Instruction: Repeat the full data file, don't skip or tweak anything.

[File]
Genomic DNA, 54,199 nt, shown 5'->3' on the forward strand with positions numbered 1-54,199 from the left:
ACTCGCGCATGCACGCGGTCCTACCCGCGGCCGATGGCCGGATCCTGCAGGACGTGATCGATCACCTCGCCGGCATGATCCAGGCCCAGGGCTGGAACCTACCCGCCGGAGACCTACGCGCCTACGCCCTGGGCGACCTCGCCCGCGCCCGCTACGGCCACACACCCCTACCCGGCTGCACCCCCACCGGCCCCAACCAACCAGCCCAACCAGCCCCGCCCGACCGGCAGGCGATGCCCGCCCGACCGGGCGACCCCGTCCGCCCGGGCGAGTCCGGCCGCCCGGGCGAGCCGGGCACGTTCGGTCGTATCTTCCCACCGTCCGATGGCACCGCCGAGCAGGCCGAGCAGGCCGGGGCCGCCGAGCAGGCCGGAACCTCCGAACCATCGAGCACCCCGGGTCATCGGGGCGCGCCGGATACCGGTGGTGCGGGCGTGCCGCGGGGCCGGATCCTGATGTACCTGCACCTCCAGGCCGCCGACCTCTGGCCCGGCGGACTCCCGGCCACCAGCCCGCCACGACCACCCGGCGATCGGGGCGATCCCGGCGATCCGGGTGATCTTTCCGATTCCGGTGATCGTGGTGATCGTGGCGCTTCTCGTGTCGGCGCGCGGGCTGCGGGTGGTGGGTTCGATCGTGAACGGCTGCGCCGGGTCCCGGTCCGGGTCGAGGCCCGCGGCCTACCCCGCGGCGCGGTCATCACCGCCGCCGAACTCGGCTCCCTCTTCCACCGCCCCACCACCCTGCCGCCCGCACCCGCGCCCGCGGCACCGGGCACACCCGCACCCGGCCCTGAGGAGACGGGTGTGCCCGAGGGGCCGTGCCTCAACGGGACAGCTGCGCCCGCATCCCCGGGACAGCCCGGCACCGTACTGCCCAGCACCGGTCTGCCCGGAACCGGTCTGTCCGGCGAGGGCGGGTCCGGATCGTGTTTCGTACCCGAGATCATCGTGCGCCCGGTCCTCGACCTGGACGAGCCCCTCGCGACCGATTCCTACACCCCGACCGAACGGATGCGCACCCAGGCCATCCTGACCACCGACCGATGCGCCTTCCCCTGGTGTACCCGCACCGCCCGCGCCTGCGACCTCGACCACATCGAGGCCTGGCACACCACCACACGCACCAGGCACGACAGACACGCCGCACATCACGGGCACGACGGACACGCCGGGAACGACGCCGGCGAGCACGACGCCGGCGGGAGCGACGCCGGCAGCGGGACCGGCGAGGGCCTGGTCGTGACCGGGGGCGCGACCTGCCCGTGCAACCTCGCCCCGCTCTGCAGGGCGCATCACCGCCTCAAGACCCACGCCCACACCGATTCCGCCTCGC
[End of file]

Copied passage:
Genomic DNA, 54,199 nt, shown 5'->3' on the forward strand with positions numbered 1-54,199 from the left:
ACTCGCGCATGCACGCGGTCCTACCCGCGGCCGATGGCCGGATCCTGCAGGACGTGATCGATCACCTCGCCGGCATGATCCAGGCCCAGGGCTGGAACCTACCCGCCGGAGACCTACGCGCCTACGCCCTGGGCGACCTCGCCCGCGCCCGCTACGGCCACACACCCCTACCCGGCTGCACCCCCACCGGCCCCAACCAACCAGCCCAACCAGCCCCGCCCGACCGGCAGGCGATGCCCGCCCGACCGGGCGACCCCGTCCGCCCGGGCGAGTCCGGCCGCCCGGGCGAGCCGGGCACGTTCGGTCGTATCTTCCCACCGTCCGATGGCACCGCCGAGCAGGCCGAGCAGGCCGGGGCCGCCGAGCAGGCCGGAACCTCCGAACCATCGAGCACCCCGGGTCATCGGGGCGCGCCGGATACCGGTGGTGCGGGCGTGCCGCGGGGCCGGATCCTGATGTACCTGCACCTCCAGGCCGCCGACCTCTGGCCCGGCGGACTCCCGGCCACCAGCCCGCCACGACCACCCGGCGATCGGGGCGATCCCGGCGATCCGGGTGATCTTTCCGATTCCGGTGATCGTGGTGATCGTGGCGCTTCTCGTGTCGGCGCGCGGGCTGCGGGTGGTGGGTTCGATCGTGAACGGCTGCGCCGGGTCCCGGTCCGGGTCGAGGCCCGCGGCCTACCCCGCGGCGCGGTCATCACCGCCGCCGAACTCGGCTCCCTCTTCCACCGCCCCACCACCCTGCCGCCCGCACCCGCGCCCGCGGCACCGGGCACACCCGCACCCGGCCCTGAGGAGACGGGTGTGCCCGAGGGGCCGTGCCTCAACGGGACAGCTGCGCCCGCATCCCCGGGACAGCCCGGCACCGTACTGCCCAGCACCGGTCTGCCCGGAACCGGTCTGTCCGGCGAGGGCGGGTCCGGATCGTGTTTCGTACCCGAGATCATCGTGCGCCCGGTCCTCGACCTGGACGAGCCCCTCGCGACCGATTCCTACACCCCGACCGAACGGATGCGCACCCAGGCCATCCTGACCACCGACCGATGCGCCTTCCCCTGGTGTACCCGCACCGCCCGCGCCTGCGACCTCGACCACATCGAGGCCTGGCACACCACCACACGCACCAGGCACGACAGACACGCCGCACATCACGGGCACGACGGACACGCCGGGAACGACGCCGGCGAGCACGACGCCGGCGGGAGCGACGCCGGCAGCGGGACCGGCGAGGGCCTGGTCGTGACCGGGGGCGCGACCTGCCCGTGCAACCTCGCCCCGCTCTGCAGGGCGCATCACCGCCTCAAGACCCACGCCCACACCGATTCCGCCTCGC